Pollo Tropical gets Variance, Barely



http://maientertainmentlaw.com/?search=price-of-imported-levitra http://maientertainmentlaw.com/?search=levitra-pills-uk NOTE: this post was updated to correct a mistake in language confusing Pollo Tropical’s request for a parking variance and a conditional use permit. Thanks to Lila Knight for pointing that out.

http://maientertainmentlaw.com/?search=cheapest-generic-levitra Last night the Kyle Planning and Zoning Commission convened to discuss the conditional use permit application and variance request for Pollo Tropical and Taco Cabana. These two restaurants, both owned by the Fiesta Restaurant Group, are slated for construction on the NE corner of I-35 and FM1626. Their request was granted, but just barely, with a vote of 3-2.

go here Kyle Planning and Zoning CommissionThe main issue was the I-35 Overlay Development Standards, which are a specific set of rules to govern new developments along the I-35 corridor in Kyle. The Overlay was developed in 2010 as part of Kyle’s Comprehensive Master Plan. Pollo, according to the Overlay, must build using masonry (i.e. stone or brick) up to at least the top of the windows of their storefront. According to Pollo, this standard would infringe upon their brand, whose restaurants all have a distinctively Caribbean look and feel, most notably a shell of sea-green & blue stucco. Pollo contended that, because their property was platted for construction in 2009 — one year before the Overlay was adopted — they were exempt from the requirement. They did, however, offer to put some masonry into the facade as a sign of good faith.

viagra discounts This brings up a tricky situation. To be clear, both the Comprehensive Plan and the I-35 Overlay are necessary. These documents are the result of thousands of hours of specialized labor and buckets of taxpayer dollars, all designed to bring uniformity and fairness to a rapidly developing region.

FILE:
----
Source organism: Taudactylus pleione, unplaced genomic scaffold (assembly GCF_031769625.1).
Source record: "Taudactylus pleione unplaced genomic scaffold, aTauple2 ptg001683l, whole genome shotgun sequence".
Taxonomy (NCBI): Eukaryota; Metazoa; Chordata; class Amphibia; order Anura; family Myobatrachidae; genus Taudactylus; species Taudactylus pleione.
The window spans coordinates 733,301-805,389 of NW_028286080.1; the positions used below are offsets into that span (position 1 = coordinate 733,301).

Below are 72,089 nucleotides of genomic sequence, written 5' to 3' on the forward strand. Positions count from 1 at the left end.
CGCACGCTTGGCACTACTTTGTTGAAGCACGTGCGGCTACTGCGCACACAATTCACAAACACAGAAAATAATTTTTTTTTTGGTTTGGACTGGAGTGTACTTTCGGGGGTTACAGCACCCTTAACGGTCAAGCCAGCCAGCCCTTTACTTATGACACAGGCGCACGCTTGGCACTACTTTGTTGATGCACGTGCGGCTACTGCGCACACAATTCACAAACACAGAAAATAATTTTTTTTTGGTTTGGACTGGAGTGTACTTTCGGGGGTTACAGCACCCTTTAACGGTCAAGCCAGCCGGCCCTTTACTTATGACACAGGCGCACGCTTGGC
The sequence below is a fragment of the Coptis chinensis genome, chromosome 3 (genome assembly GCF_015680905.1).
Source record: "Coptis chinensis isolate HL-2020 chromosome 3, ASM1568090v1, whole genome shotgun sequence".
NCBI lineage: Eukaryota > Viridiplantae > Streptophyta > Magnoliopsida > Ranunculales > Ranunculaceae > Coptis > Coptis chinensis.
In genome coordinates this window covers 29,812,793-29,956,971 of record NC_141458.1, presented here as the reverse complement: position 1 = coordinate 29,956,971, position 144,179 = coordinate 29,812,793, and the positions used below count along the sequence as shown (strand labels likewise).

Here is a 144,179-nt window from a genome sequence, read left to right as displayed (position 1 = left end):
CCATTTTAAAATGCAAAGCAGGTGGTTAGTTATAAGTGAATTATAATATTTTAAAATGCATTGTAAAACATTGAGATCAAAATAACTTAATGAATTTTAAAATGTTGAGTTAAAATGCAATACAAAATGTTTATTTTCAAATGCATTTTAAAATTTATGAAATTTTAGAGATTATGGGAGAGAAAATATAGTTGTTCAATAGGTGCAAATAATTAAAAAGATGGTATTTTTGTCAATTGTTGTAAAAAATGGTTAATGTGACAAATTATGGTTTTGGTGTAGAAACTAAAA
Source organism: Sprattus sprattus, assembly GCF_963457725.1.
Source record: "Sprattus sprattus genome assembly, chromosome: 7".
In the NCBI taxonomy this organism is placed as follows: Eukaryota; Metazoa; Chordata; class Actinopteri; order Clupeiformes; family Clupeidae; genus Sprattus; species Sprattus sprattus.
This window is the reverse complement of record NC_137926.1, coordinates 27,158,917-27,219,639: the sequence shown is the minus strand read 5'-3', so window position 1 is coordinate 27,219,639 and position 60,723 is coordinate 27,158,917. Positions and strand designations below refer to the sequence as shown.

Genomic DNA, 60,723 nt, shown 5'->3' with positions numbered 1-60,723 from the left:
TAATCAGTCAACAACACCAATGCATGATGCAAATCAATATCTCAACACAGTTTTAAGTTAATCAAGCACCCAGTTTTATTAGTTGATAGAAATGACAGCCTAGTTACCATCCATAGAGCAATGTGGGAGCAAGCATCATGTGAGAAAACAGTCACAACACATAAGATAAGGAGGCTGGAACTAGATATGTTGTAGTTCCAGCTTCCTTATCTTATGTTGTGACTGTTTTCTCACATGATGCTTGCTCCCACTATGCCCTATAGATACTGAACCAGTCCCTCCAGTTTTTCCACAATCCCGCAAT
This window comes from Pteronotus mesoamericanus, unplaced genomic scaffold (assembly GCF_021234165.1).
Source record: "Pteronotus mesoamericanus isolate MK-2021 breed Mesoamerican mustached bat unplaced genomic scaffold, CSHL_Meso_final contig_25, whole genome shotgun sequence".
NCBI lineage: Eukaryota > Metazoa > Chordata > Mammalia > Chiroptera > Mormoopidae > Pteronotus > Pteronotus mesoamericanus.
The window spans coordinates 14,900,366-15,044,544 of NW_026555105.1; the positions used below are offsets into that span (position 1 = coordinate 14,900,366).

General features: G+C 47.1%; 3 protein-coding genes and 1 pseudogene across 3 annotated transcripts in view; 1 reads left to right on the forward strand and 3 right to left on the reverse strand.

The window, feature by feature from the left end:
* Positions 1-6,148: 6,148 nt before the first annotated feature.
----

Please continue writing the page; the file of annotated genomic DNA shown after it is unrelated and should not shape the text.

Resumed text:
http://cinziamazzamakeup.com/?x=comprare-viagra-generico-200-mg-pagamento-online-a-Napoli My problem is not with tight policies, or granting variances, but the logic P&Z employed to levy their decision, and specifically their lack of research into the request.

http://maientertainmentlaw.com/?search=arizona-accutane-guild-child-custody-legal The members seemed to come at the decision sideways. The approving majority bought the “branding” argument, and seemed to take Pollo’s “good faith” stone border as a workable middle ground. The dissenting minority said, “Why did we develop an Overlay if we are just going to ignore it anytime someone asks?”

Pollo Tropical brick facade
Pollo Tropical with full brick facade

omprare viagra generico 50 mg consegna rapida a Napoli Neither faction questioned the actual reasons Pollo presented at the meeting. Pollo claimed they were exempt, but were they? If the answer was yes, then the permit should have passed 5-0 without another word. Law is law. That argument was important and P&Z should have at least looked into it. Next was the branding argument. A simple Google image search reveals several Pollo storefronts in the first 50 or so images. About half were completely inconsistent with the “branding” argument. Certainly Pollo would have had a rebuttal to that inquiry. And I think a good one. But the fact that no one looked into it concerns me.

My point is that P&Z owes it to the citizens of Kyle to take these matters seriously. Do I think Pollo should have been given a conditional use permit? Absolutely. Their proposed store was consistent with the spirit of the Overlay requirements, which trumps the exemption argument. I just wished P&Z had taken the request more seriously.

One final note. I spoke to the two representatives for the development after the meeting adjourned. They were standing outside City Hall talking. I congratulated them on getting the approvals and welcomed them to Kyle. I told them how much we appreciated their investment in our community. I asked them how serious their variance request was and what would have happened if they were shot down. “We were prepared to walk out,” they told me. “It was that important to us.”

Whether that’s true or not, as Kyle continues to grow and new businesses come to town, I hope we can learn to provide a more welcoming, thoughtful approach to how we make decisions that alter the course of business development. One person — one vote — could have stopped two restaurants from coming to Kyle. And if that vote was researched and resolute, I will accept the decision. But it wasn’t. And that needs to change.